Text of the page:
AFROPUNK: Can We Still Call It That?

Since I was 15 years old and first transitioning to my natural hair, I’ve been dying to attend AFROPUNK ATL; as a high school sophomore Iwas mesmerized by exhaustive photos of eclectic fashions, big, colorful,natural afros, and an overall beautiful collection of people that, for once, made me feel normal for wearing black lipstick and combat boots in the summer. 

Fast forward 4 years, I’m now a college student with a car (finally), $60 bucks to spare, and the privilege of experiencing the event firsthand. From October 12th-13th I will be entering the world of Afropunk for the first time, and though I no longer wear boots and sweaters under the scorching summer sun, I’m extremely excited for all the festivities in-store for me.

AFROPUNK is not just the festival of my dreams; its a political and cultural advocacy group, an online publication, a media hosting platform, and an international collective of black and brown creatives operating from a place of radical expressions and anti-establishment sentiment. The organization was founded in 2005 by James Spooner and Matthew Morgan, based on Spooner’s 2003 documentary of the same name, Afropunk: The Movie. The documentary follows four African-Americans struggling to navigate the predominately-white punk rock and alternative music scene in New York City. It highlighted issues pertaining to inter-racial relations, isolation, fear, and acceptance from within the punk community as well from within the greater black community. Following the success of the documentary, Spooner and Morgan went on to debut the first AFROPUNK Festival in Brooklyn, New York as a free music and film festival in collaboration with the Brooklyn Academy of Music

Since those humble beginnings the festival has exploded with popularity and mainstream appeal, and while this is great for the visibility and normalization of black people in alternative circles, this progress doesn’t come without scrutiny. With mainstream appeal comes commodification and the abandonment of key elements that may be un-marketable, but are essential to the original vision for AFROPUNK. Over the years the festival began incorporating and privileging more mainstream genres alongside their punk performers such as neo-soul, hip-hop, and R&B. As the vision for AFROPUNK got hassier, James Spooner became  distant from his brain-child project and in 2008, finally left the organization for good. As he told MTV: “We will have succeeded when Afropunk is no longer relevant. Clearly we are not there yet, but I would like to believe that we are on our way. When that day comes, there will no doubt be a 14-year-old kid who flips off Afropunk and says, ‘I’m starting my own thing’, and that’s what they should do. Since his departure AFROPUNK has experienced exponential growth and expansion, and now hosts festivals in 5 cities world-wide including Paris, France; Johannesburg, South Africa; and London, England; the Atlanta festival was added in 2015.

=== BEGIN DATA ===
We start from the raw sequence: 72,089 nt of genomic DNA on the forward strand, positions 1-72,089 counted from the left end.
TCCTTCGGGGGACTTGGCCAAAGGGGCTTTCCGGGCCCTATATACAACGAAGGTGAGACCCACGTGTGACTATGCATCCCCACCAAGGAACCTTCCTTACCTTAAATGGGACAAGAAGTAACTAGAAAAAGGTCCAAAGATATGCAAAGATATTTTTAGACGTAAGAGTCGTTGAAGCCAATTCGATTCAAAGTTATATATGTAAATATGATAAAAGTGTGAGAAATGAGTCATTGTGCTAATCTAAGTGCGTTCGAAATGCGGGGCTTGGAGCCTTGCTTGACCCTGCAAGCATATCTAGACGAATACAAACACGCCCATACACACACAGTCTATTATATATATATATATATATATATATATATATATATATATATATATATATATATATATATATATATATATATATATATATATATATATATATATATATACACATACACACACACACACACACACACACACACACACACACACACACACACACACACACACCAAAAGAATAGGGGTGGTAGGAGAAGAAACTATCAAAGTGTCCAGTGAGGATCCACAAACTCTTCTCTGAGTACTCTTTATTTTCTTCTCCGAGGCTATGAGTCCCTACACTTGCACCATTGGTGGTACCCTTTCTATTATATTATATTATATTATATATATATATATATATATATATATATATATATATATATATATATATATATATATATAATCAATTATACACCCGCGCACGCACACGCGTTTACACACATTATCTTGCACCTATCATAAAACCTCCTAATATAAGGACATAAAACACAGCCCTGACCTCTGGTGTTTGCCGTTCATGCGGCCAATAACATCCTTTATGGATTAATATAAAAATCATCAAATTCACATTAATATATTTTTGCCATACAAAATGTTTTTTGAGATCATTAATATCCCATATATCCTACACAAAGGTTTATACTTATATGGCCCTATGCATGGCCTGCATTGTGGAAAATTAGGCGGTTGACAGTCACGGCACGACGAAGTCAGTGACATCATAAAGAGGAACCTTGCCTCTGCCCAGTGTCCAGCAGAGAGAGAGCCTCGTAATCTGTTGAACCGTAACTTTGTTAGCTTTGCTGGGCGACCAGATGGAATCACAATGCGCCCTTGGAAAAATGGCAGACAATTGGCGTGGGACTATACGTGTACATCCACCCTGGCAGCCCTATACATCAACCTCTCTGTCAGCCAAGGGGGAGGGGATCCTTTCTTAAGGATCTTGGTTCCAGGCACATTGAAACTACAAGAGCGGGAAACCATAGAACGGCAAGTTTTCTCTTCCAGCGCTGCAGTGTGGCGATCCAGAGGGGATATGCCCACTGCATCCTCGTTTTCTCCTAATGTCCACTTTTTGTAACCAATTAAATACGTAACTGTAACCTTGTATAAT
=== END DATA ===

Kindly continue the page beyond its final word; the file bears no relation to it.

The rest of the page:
While skepticism of AFROPUNK from black people in alternative space is fair and well-deserved, I wouldn’t go as far as to say that the organization has become a complete commodification of the scene; my reasoning centers on the way I felt upon discovering the images coming out of that first Atlanta festival on Tumblr in 2015. AFROPUNK as it is today may no longer be the black, punk rock fantasy that it was intended to be, but it has become an important site of radical black thought. The online publication of the chain is the embodiment of this today. It hosts a variety of creators that champion racial empowerment, self-love, black power, queerness, anti-capitalist ideology, and prison abolition. Mostly pertinent to me, are the collection of creators featured on the site, from up and coming bands to graffiti artists and rappers. In terms of the festival itself, the arrays of people in crazy costumes, African fabrics, ornate jewelry and accessories, and of course big, beautiful, colorful, natural hair are what originally piqued my interest 4 years ago and continues to be appealing to me. This year’s performers include Anderson .paak, Mahalia, Masego, and Smino, who are all prominent neo-soul and hip hop artists today. Regardless of whether or not it’s an authentic punk experience I’m excited to go to AFROPUNK this coming weekend to fulfill my adolescent dreams.

-Morissa Wisdom